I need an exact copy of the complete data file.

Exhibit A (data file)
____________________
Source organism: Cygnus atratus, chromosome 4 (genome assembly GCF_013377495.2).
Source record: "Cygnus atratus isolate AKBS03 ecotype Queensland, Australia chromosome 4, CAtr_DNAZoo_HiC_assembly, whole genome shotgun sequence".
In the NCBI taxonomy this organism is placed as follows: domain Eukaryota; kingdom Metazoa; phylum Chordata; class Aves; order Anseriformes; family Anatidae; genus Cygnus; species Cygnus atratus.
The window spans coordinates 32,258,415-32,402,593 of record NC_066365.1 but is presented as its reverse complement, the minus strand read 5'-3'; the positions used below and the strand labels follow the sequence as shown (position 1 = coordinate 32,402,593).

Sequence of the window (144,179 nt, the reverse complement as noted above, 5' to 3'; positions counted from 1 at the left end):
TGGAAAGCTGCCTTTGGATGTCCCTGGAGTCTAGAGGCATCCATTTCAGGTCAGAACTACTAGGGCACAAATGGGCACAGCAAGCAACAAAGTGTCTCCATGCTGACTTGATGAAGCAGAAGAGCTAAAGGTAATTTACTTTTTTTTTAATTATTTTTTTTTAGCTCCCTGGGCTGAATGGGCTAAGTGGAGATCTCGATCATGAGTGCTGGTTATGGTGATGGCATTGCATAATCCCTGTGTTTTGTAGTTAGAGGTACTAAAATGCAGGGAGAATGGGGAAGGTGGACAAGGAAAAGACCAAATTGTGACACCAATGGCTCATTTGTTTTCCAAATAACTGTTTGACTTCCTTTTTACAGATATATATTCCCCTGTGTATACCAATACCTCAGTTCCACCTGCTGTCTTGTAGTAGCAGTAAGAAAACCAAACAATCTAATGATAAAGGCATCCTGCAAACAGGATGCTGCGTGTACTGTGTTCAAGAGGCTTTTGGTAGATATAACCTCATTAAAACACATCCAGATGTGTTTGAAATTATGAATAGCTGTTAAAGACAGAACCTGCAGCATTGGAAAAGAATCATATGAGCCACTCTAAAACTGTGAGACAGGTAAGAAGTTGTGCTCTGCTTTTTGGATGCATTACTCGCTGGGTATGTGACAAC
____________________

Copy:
Source organism: Cygnus atratus, chromosome 4 (genome assembly GCF_013377495.2).
Source record: "Cygnus atratus isolate AKBS03 ecotype Queensland, Australia chromosome 4, CAtr_DNAZoo_HiC_assembly, whole genome shotgun sequence".
In the NCBI taxonomy this organism is placed as follows: domain Eukaryota; kingdom Metazoa; phylum Chordata; class Aves; order Anseriformes; family Anatidae; genus Cygnus; species Cygnus atratus.
The window spans coordinates 32,258,415-32,402,593 of record NC_066365.1 but is presented as its reverse complement, the minus strand read 5'-3'; the positions used below and the strand labels follow the sequence as shown (position 1 = coordinate 32,402,593).

Sequence of the window (144,179 nt, the reverse complement as noted above, 5' to 3'; positions counted from 1 at the left end):
TGGAAAGCTGCCTTTGGATGTCCCTGGAGTCTAGAGGCATCCATTTCAGGTCAGAACTACTAGGGCACAAATGGGCACAGCAAGCAACAAAGTGTCTCCATGCTGACTTGATGAAGCAGAAGAGCTAAAGGTAATTTACTTTTTTTTTAATTATTTTTTTTTAGCTCCCTGGGCTGAATGGGCTAAGTGGAGATCTCGATCATGAGTGCTGGTTATGGTGATGGCATTGCATAATCCCTGTGTTTTGTAGTTAGAGGTACTAAAATGCAGGGAGAATGGGGAAGGTGGACAAGGAAAAGACCAAATTGTGACACCAATGGCTCATTTGTTTTCCAAATAACTGTTTGACTTCCTTTTTACAGATATATATTCCCCTGTGTATACCAATACCTCAGTTCCACCTGCTGTCTTGTAGTAGCAGTAAGAAAACCAAACAATCTAATGATAAAGGCATCCTGCAAACAGGATGCTGCGTGTACTGTGTTCAAGAGGCTTTTGGTAGATATAACCTCATTAAAACACATCCAGATGTGTTTGAAATTATGAATAGCTGTTAAAGACAGAACCTGCAGCATTGGAAAAGAATCATATGAGCCACTCTAAAACTGTGAGACAGGTAAGAAGTTGTGCTCTGCTTTTTGGATGCATTACTCGCTGGGTATGTGACAAC